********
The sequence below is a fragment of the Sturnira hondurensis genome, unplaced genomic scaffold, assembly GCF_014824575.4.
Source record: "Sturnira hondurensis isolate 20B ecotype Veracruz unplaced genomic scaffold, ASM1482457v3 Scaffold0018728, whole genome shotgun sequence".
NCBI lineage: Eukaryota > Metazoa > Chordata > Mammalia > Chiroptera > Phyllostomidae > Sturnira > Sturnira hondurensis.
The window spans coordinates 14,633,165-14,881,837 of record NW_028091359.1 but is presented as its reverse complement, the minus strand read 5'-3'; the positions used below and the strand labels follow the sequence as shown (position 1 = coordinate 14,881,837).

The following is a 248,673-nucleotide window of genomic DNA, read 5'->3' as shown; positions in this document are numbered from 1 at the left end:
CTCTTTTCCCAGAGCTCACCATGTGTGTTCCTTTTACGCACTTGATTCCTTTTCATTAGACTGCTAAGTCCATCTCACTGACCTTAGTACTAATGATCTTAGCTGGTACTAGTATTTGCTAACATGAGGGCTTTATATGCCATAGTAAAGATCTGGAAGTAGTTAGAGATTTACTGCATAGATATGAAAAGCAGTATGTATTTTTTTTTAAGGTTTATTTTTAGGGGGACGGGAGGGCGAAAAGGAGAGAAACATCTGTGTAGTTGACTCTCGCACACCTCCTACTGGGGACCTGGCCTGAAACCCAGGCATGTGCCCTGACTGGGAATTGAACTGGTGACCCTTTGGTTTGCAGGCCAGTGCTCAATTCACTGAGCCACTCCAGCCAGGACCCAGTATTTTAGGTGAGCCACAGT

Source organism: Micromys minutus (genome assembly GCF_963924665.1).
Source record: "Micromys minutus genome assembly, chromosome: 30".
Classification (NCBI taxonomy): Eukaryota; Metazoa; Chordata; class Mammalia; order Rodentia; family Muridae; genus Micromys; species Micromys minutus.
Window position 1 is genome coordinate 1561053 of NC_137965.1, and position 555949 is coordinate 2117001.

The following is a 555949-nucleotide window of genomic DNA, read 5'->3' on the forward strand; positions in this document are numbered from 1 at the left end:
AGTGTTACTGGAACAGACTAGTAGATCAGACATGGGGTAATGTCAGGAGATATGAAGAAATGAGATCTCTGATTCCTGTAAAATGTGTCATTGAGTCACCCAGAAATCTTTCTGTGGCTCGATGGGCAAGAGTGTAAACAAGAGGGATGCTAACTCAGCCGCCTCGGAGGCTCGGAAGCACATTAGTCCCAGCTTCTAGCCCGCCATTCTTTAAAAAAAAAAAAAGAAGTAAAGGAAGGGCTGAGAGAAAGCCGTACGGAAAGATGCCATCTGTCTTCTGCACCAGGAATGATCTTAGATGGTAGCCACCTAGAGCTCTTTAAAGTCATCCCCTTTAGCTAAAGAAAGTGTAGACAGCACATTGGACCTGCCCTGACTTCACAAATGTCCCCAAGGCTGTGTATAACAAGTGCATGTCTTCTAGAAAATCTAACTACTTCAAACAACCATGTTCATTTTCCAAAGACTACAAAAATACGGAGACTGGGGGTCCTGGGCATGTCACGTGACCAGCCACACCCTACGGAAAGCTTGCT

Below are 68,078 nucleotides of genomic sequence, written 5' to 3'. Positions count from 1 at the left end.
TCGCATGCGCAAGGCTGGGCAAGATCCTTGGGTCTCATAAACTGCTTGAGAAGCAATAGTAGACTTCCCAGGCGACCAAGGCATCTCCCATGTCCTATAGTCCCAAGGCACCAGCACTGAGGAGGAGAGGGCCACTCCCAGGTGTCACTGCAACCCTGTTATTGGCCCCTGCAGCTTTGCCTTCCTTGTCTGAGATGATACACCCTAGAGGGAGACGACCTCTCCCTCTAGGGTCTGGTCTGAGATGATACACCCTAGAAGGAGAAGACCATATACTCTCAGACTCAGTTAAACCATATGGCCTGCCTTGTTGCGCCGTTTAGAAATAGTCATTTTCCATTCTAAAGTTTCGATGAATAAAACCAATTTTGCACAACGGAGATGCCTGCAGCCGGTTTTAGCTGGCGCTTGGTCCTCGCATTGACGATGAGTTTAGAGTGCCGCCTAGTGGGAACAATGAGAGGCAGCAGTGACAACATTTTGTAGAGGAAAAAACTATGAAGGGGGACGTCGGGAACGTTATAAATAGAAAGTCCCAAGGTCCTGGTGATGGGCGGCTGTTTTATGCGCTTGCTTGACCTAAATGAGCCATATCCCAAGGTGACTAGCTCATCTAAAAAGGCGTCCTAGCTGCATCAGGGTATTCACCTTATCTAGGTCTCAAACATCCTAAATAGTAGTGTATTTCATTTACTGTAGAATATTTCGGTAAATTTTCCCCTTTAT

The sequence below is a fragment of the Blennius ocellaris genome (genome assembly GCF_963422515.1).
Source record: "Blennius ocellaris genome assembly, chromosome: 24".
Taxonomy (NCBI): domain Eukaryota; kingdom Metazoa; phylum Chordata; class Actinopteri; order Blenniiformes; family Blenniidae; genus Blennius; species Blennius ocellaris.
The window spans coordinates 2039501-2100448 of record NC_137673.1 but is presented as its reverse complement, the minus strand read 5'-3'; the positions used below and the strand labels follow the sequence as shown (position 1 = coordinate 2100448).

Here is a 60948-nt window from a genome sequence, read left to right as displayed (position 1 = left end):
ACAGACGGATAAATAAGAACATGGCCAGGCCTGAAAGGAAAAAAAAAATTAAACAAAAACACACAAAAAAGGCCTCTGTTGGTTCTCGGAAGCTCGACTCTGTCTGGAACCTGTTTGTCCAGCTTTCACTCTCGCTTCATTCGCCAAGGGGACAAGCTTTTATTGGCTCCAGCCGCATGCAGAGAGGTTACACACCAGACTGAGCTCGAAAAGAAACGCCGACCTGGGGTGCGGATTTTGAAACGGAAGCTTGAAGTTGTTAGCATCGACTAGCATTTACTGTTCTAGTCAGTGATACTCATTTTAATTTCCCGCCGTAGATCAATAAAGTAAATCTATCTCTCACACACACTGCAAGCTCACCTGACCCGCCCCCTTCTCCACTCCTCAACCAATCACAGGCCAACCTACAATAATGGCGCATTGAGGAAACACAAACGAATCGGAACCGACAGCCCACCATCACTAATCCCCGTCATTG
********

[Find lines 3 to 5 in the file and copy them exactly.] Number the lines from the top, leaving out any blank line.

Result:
NCBI lineage: Eukaryota > Metazoa > Chordata > Mammalia > Chiroptera > Phyllostomidae > Sturnira > Sturnira hondurensis.
The window spans coordinates 14,633,165-14,881,837 of record NW_028091359.1 but is presented as its reverse complement, the minus strand read 5'-3'; the positions used below and the strand labels follow the sequence as shown (position 1 = coordinate 14,881,837).

The following is a 248,673-nucleotide window of genomic DNA, read 5'->3' as shown; positions in this document are numbered from 1 at the left end: